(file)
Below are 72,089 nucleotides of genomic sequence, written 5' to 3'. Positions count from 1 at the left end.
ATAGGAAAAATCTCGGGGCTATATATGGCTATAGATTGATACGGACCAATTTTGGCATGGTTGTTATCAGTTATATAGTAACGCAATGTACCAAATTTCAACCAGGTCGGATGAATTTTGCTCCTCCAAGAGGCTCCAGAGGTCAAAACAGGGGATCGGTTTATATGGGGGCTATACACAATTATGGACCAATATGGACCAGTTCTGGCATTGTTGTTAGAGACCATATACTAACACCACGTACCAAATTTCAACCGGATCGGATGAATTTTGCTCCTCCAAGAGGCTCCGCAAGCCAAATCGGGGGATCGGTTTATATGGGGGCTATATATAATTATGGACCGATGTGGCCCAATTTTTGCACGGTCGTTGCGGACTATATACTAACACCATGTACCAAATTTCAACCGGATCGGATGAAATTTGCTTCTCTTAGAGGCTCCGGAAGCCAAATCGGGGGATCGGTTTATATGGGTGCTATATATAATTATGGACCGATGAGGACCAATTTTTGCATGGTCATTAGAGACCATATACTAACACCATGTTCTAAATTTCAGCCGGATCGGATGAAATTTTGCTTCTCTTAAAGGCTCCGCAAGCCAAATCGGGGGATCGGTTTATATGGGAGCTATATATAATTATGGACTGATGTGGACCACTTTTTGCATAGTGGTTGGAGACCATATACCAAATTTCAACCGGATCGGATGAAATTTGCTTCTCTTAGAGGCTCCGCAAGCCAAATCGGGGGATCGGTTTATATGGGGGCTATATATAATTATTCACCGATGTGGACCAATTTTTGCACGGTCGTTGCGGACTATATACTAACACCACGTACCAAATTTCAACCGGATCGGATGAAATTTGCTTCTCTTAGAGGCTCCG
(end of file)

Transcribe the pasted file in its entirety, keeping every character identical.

Below are 72,089 nucleotides of genomic sequence, written 5' to 3'. Positions count from 1 at the left end.
ATAGGAAAAATCTCGGGGCTATATATGGCTATAGATTGATACGGACCAATTTTGGCATGGTTGTTATCAGTTATATAGTAACGCAATGTACCAAATTTCAACCAGGTCGGATGAATTTTGCTCCTCCAAGAGGCTCCAGAGGTCAAAACAGGGGATCGGTTTATATGGGGGCTATACACAATTATGGACCAATATGGACCAGTTCTGGCATTGTTGTTAGAGACCATATACTAACACCACGTACCAAATTTCAACCGGATCGGATGAATTTTGCTCCTCCAAGAGGCTCCGCAAGCCAAATCGGGGGATCGGTTTATATGGGGGCTATATATAATTATGGACCGATGTGGCCCAATTTTTGCACGGTCGTTGCGGACTATATACTAACACCATGTACCAAATTTCAACCGGATCGGATGAAATTTGCTTCTCTTAGAGGCTCCGGAAGCCAAATCGGGGGATCGGTTTATATGGGTGCTATATATAATTATGGACCGATGAGGACCAATTTTTGCATGGTCATTAGAGACCATATACTAACACCATGTTCTAAATTTCAGCCGGATCGGATGAAATTTTGCTTCTCTTAAAGGCTCCGCAAGCCAAATCGGGGGATCGGTTTATATGGGAGCTATATATAATTATGGACTGATGTGGACCACTTTTTGCATAGTGGTTGGAGACCATATACCAAATTTCAACCGGATCGGATGAAATTTGCTTCTCTTAGAGGCTCCGCAAGCCAAATCGGGGGATCGGTTTATATGGGGGCTATATATAATTATTCACCGATGTGGACCAATTTTTGCACGGTCGTTGCGGACTATATACTAACACCACGTACCAAATTTCAACCGGATCGGATGAAATTTGCTTCTCTTAGAGGCTCCG